Why Water Standards Are More Stringent
Water efficiency standards are continually becoming more and more stringent (ASHRAE 191p and LEEDv4 are great examples). The push is coming from all angles and the reasons are numerous. These tightening water standards are important to consider when pursuing water upgrade projects.
- Droughts, heat waves, and associated drops in existing levels of aquifers are putting more and more pressure on our existing water supply.
- Increase in population (especially in areas that are already experiencing "water stress") is occurring throughout the world.
- Increase in demand (as a result of population increase and as a result of more of the world's population rising to middle class levels where water use increases)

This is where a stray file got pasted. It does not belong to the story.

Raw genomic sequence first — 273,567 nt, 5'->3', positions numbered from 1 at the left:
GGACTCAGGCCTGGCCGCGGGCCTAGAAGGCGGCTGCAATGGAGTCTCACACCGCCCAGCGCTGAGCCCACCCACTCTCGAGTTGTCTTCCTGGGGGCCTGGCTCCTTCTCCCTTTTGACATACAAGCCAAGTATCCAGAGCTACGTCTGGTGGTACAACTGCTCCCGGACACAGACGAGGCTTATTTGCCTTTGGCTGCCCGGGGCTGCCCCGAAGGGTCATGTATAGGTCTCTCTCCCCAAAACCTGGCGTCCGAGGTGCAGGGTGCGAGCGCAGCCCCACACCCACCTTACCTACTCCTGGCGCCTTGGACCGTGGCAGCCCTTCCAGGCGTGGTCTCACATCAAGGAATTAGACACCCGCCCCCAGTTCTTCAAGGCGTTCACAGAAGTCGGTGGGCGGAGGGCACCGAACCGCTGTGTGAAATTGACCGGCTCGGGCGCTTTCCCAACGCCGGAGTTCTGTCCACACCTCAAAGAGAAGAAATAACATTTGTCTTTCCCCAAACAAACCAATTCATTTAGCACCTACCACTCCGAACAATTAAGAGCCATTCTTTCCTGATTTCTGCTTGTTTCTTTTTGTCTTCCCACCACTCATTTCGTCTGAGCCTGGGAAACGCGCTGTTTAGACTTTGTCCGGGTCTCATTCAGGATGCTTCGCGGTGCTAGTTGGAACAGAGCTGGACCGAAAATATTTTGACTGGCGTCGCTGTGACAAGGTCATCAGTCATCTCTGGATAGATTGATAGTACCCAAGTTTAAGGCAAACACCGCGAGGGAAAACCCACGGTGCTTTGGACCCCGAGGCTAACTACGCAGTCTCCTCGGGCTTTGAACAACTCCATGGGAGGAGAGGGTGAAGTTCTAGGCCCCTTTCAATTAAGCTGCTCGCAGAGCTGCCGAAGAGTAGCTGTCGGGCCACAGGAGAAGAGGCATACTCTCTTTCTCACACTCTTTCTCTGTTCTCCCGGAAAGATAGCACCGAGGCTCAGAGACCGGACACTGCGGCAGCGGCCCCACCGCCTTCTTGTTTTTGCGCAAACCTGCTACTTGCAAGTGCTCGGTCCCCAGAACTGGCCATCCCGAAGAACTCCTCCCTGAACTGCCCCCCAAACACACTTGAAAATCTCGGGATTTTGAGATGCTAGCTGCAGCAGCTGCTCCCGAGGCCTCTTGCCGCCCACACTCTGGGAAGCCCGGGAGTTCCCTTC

- According to the United Nations Environmental Program, buildings use approximately 20 percent of the Earth's available water. This is low-hanging fruit. Simply changing habits, fixtures, equipment and designs can immediately make a difference in lowering this percentage.
- As estimated by the U.S. Environmental Protection Agency, 8 percent of all energy use in the United States is related to pumping, treating and heating water. And this is too low in some areas of the nation. Indeed, many areas where people want to live no longer have readily available water sources and it must be pumped in from elsewhere.
- Increasing water supply is more expensive than saving it. Alternate water supply sources such as desalination, reclaimed water (purple piping), graywater systems, and rainwater collection are all more expensive than simply using less water.
While some may argue these new standards are taking water (and indirectly energy) conservation too far, the fact remains that water conservation is becoming more and more critical in this nation. It not only makes sense environmentally, but also financially. It feels good when being green can actually save money as well as the planet.
— Troy Aichele